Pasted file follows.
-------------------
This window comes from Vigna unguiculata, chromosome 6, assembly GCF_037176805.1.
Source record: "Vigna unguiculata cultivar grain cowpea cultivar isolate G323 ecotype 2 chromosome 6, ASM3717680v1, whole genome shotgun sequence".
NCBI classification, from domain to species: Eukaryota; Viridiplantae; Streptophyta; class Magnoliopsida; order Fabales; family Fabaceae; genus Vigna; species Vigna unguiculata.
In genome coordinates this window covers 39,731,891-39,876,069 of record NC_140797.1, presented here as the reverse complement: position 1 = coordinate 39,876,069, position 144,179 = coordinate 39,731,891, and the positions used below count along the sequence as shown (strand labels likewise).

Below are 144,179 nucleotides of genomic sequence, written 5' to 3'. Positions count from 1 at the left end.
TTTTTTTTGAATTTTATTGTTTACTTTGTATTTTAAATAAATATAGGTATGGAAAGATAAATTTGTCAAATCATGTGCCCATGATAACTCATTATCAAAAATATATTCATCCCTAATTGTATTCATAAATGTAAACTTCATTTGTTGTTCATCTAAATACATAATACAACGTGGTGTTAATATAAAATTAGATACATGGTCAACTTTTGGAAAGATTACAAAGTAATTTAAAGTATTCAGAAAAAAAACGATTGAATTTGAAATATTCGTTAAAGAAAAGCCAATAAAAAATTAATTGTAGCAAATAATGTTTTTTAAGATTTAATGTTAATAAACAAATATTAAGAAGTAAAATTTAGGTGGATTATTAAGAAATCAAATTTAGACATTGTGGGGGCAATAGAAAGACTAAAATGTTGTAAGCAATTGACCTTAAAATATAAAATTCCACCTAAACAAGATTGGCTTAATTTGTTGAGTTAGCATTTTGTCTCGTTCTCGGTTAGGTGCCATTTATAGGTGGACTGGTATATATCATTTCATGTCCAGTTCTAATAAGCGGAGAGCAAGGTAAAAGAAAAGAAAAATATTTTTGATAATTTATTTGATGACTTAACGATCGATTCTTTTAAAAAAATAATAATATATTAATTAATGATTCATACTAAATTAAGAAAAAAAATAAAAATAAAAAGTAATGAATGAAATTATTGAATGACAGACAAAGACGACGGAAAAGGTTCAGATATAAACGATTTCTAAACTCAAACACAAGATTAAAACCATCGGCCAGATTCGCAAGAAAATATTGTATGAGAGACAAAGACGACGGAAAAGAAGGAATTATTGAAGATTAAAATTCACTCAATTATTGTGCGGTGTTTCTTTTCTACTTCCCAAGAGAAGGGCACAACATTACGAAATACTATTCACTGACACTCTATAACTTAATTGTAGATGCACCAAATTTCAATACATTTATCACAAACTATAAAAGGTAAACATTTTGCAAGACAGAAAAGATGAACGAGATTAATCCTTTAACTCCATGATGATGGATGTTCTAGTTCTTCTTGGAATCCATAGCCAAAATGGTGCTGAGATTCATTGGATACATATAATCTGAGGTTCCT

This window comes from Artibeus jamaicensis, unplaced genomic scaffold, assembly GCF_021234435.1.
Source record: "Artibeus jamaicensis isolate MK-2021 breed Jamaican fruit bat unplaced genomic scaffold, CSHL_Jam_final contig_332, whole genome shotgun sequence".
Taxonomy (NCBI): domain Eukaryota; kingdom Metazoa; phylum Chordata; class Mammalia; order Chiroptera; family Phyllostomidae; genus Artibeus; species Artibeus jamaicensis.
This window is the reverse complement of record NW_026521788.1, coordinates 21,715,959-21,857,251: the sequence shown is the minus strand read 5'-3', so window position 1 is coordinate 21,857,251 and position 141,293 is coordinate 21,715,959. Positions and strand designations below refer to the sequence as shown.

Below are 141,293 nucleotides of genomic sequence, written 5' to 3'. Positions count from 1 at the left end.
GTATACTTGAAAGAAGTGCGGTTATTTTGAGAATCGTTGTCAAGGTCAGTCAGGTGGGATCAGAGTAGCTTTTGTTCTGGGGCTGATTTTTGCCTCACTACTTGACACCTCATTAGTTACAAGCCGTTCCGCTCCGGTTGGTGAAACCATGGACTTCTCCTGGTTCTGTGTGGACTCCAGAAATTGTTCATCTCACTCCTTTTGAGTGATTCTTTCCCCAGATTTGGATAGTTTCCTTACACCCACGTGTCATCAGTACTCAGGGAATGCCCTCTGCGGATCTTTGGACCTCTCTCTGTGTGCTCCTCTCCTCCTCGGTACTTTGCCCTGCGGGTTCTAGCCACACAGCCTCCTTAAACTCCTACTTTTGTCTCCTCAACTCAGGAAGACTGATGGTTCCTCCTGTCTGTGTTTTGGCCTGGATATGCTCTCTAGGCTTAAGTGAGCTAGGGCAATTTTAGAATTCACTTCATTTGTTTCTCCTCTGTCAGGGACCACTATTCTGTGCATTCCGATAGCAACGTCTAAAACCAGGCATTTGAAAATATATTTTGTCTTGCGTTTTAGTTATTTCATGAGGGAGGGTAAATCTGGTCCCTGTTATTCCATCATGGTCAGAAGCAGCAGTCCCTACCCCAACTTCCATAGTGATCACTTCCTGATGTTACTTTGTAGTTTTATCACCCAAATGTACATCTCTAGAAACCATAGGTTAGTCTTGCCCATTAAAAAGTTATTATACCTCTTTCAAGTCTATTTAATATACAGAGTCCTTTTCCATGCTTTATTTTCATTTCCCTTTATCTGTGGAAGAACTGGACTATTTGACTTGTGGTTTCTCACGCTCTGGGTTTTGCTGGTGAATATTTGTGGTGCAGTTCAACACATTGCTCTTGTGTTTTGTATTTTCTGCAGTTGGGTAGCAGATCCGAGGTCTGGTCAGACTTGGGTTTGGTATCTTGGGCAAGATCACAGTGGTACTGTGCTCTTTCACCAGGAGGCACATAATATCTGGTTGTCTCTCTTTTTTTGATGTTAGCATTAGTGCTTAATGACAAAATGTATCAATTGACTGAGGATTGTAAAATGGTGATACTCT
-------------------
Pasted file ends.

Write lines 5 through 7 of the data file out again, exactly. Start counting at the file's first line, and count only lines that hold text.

Below are 144,179 nucleotides of genomic sequence, written 5' to 3'. Positions count from 1 at the left end.
TTTTTTTTGAATTTTATTGTTTACTTTGTATTTTAAATAAATATAGGTATGGAAAGATAAATTTGTCAAATCATGTGCCCATGATAACTCATTATCAAAAATATATTCATCCCTAATTGTATTCATAAATGTAAACTTCATTTGTTGTTCATCTAAATACATAATACAACGTGGTGTTAATATAAAATTAGATACATGGTCAACTTTTGGAAAGATTACAAAGTAATTTAAAGTATTCAGAAAAAAAACGATTGAATTTGAAATATTCGTTAAAGAAAAGCCAATAAAAAATTAATTGTAGCAAATAATGTTTTTTAAGATTTAATGTTAATAAACAAATATTAAGAAGTAAAATTTAGGTGGATTATTAAGAAATCAAATTTAGACATTGTGGGGGCAATAGAAAGACTAAAATGTTGTAAGCAATTGACCTTAAAATATAAAATTCCACCTAAACAAGATTGGCTTAATTTGTTGAGTTAGCATTTTGTCTCGTTCTCGGTTAGGTGCCATTTATAGGTGGACTGGTATATATCATTTCATGTCCAGTTCTAATAAGCGGAGAGCAAGGTAAAAGAAAAGAAAAATATTTTTGATAATTTATTTGATGACTTAACGATCGATTCTTTTAAAAAAATAATAATATATTAATTAATGATTCATACTAAATTAAGAAAAAAAATAAAAATAAAAAGTAATGAATGAAATTATTGAATGACAGACAAAGACGACGGAAAAGGTTCAGATATAAACGATTTCTAAACTCAAACACAAGATTAAAACCATCGGCCAGATTCGCAAGAAAATATTGTATGAGAGACAAAGACGACGGAAAAGAAGGAATTATTGAAGATTAAAATTCACTCAATTATTGTGCGGTGTTTCTTTTCTACTTCCCAAGAGAAGGGCACAACATTACGAAATACTATTCACTGACACTCTATAACTTAATTGTAGATGCACCAAATTTCAATACATTTATCACAAACTATAAAAGGTAAACATTTTGCAAGACAGAAAAGATGAACGAGATTAATCCTTTAACTCCATGATGATGGATGTTCTAGTTCTTCTTGGAATCCATAGCCAAAATGGTGCTGAGATTCATTGGATACATATAATCTGAGGTTCCT

This window comes from Artibeus jamaicensis, unplaced genomic scaffold, assembly GCF_021234435.1.